Imaginary time is the product of the musings of one of the greatest physicists of our time, Stephen Hawking. Within the framework of his idea, it helps to resolve the fundamental question of what happened before the Big Bang. Closely connected with the idea of the wave function of the universe, it was first proposed by Hawking and Jim Hartle. Although not a string-theory idea, it remains a viable option even within string theory since physicists have no proof that any of the extra dimensions of the universe is not a time dimension instead of a spatial one.
Imaginary time is a relatively simple concept that is rather difficult to visualize or conceptualize. In essence, it is another direction of time moving at right angles to ordinary time. In the image at right, the light gray lines represent ordinary time flowing from right to left - past to future. The dark gray lines depict imaginary time, moving at right angles to ordinary time.
Imaginary time was introduced to avoid singularities, or points at which the spacetime curvature becomes infinite, that occur in ordinary time. Imaginary time too would be curved by matter in the universe and therefore would meet the three spatial dimensions to form a closed surface like that of Earth. This curved surface would not have a beginning or end, or indeed any boundaries or edges.
In theory, the universe should have a wave-function much like those of elementary particles, except that the universe's would tell which of a multitude of universes, instead of which position, is most likely. Hawking and Hartle proposed in 1983 that the sum over paths for the universe, which would be used to create the wave-function, should be done in imaginary instead of ordinary time. The histories in imaginary time are free of singularities and thus physical laws would always apply. Since imaginary time lacks singularities, events in it can be calculated and then translated into ordinary time.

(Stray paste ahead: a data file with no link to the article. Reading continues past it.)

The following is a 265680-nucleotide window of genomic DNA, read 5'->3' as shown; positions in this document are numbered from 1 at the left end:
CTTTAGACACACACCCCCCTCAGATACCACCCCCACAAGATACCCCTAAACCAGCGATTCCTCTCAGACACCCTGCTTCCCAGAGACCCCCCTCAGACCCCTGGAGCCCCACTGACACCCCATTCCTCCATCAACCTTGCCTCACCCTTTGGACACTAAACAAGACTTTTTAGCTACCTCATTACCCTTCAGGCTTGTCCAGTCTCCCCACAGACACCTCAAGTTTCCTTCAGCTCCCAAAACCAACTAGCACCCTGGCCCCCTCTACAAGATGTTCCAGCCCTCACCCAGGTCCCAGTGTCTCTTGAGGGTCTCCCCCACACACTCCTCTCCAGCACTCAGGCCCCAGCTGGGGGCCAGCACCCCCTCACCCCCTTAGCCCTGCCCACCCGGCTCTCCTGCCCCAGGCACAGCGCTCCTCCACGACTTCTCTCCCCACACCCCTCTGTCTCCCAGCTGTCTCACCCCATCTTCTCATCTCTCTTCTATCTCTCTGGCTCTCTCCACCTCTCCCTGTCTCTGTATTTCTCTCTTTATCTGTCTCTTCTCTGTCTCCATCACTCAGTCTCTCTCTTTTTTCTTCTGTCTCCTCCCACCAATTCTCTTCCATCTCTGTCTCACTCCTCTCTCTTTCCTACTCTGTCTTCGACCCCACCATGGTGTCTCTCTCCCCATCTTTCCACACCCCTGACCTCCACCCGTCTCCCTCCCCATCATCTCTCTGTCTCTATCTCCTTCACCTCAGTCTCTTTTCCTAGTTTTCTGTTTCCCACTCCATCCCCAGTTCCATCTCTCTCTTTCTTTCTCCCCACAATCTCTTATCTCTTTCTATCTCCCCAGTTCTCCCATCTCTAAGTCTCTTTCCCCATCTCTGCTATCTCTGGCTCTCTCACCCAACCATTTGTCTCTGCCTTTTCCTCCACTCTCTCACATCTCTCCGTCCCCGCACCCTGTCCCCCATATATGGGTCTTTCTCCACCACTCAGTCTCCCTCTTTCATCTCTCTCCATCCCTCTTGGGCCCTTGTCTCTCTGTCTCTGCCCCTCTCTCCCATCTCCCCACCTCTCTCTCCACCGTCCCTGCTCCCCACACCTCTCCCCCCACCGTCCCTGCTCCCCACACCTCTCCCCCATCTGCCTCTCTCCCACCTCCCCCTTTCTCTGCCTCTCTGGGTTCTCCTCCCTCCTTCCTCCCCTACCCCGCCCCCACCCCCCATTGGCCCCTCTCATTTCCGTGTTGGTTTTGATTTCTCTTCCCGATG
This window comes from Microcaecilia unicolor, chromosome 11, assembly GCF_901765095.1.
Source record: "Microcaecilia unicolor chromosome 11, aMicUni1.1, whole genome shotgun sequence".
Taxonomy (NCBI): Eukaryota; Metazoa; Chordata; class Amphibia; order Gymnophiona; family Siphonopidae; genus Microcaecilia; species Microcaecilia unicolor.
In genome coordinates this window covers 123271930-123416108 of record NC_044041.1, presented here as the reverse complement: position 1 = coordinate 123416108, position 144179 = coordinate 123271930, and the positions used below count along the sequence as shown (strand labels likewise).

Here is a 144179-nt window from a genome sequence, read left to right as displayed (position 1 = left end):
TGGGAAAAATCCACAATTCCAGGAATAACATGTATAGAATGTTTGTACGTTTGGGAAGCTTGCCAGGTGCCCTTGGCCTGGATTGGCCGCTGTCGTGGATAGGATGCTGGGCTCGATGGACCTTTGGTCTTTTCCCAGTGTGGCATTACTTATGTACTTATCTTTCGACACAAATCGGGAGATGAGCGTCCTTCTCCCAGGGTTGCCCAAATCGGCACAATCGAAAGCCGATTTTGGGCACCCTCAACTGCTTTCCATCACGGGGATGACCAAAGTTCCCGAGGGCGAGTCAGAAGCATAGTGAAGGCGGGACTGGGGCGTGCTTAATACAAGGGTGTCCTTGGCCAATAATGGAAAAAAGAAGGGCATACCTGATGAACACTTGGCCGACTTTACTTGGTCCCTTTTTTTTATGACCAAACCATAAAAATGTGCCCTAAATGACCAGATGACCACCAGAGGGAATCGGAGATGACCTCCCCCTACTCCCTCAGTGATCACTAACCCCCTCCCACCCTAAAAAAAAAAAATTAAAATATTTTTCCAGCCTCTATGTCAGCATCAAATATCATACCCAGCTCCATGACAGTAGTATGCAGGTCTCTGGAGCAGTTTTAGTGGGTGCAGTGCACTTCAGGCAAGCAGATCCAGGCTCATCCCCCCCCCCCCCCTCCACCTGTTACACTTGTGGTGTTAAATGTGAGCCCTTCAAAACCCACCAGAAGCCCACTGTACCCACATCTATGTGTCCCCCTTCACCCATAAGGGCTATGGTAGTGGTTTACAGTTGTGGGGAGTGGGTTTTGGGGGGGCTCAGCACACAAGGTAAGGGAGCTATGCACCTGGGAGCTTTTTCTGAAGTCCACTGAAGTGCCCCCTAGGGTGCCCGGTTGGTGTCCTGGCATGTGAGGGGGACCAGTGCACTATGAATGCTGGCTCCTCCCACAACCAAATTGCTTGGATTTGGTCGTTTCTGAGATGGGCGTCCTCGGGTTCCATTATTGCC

According to Hawking and Hartle's theory, the Big Bang singularity - like all singularities - is only a singularity in ordinary time. In imaginary time, it is simply a point analogous to the north pole on the Earth. Although ordinary time begins with the Big Bang, it cannot be truly said that the north pole"begins" the Earth's surface, so imaginary time has no beginning or end. Therefore, when rephrased in imaginary time, the beginning and end of ordinary time are no more special, unique, or problematic than any other point in time. The dual-time theory clears up the singularity of the Big Bang by restating it in higher dimensions, now of time instead of space.